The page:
Social Justice

Three Roads to Life

posted on 03/09/10 03:51 pm by Fr. Paul Hansen, C.Ss.R.  

In Matthew’s Christmas story of the Magi traveling the road to Bethlehem the wisdom of the world comes and meets Jesus. As a result of this meeting the wise ones of the world return to their home country by another way.

After we’ve encountered Jesus, we must go home, not by our culture’s way of life, but by the way of the prophet Micah: we feel drawn to “do justice, love kindness and, walk humbly with God”. Or maybe we travel the way of St. Paul, who reminds us that “the kingdom of God is not food and drink, but justice, peace and joy in the spirit”.

On the road to Easter all of us have a Palm Sunday – the day we get married, or have a birthday or receive a degree or are honoured. People throw palms before us in some form or other: they celebrate us, they prize and praise us.

All of us have a Holy Thursday -The time we break bread and drink wine and have a meal with people of consequence, people that love us and whom we love. We’re willing to break up our lives for another, we’re willing to say, “You nourish me and because we are together I might nourish you.”

All of us have a Good Friday- the day when we feel abandoned, totally alone, when nobody understands us, nobody is willing to walk with us or watch an hour with us. Even the one we love deeply and most intimately seems a total stranger to us. “Death comes about a little harder when brought about by friends.”

So many of us are trying to get first class tickets into an afterlife All of us have a Holy Saturday -the grey day, the in-between day. It happens when we’re running away in fear, when we’re hiding out in an upper room, when we’re waiting, waiting, waiting – sometimes creatively or artistically, sometimes in fear and terror: “Are you the one who is to come or should we wait for someone else?”

Then, of course, we have the central day of mystery – Easter Sunday. In resurrection is the fullness of dying. Christianity does not teach firstly that there’s a life after death. Don’t worry about that. So many of us are trying to get first class tickets into an afterlife, business seats on the flight to the hereafter. Christianity is about recognizing that there’s life in dying.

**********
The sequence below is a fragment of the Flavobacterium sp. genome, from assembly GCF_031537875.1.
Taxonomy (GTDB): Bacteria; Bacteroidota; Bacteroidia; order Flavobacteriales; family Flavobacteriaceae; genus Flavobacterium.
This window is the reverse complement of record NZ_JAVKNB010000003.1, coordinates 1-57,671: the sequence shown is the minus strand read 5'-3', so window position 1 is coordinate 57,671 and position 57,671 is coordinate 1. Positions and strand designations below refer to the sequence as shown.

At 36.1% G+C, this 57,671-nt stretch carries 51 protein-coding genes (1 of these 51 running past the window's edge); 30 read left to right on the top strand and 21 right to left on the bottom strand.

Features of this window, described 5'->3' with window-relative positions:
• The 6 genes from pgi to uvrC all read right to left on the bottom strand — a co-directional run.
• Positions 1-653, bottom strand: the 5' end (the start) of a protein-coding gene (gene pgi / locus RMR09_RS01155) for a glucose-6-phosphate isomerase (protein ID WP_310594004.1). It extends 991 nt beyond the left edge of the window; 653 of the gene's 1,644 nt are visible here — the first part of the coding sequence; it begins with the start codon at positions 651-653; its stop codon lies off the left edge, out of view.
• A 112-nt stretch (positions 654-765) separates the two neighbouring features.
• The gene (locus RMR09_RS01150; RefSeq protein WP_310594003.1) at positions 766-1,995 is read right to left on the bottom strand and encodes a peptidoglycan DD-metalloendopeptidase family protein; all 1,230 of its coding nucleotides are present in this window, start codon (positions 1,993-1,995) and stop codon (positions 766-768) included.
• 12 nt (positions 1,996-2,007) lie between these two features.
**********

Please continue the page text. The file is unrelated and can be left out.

The two disciples on the road to Emmaus were slow to believe in the law and the prophets. And so, “beginning with Moses (the law) and all the prophets, the risen Christ interpreted to them the things about himself in all the scriptures”.

If we listen only to the story of our North Arnerican culture, if Like Peter we warm ourselves at the fires in the courtyard of the Empire, its attitudes and values will define us more than the gospel. We will come to believe that we are what we drive, what we wear, what we earn, how we smell, how we look or where we live. Even as disciples of Jesus we may find ourselves saying like Peter, “I don’t know the man”. We will never be people fired with passion, commitment or dedication.

If, however, we recapture the biblical stories and bring them into conversation with our times, we will hear the word of God for us today, a word of new life, a word of hope. Our hearts will burn within us as he talks to us on the road.

Paul E. Hansen

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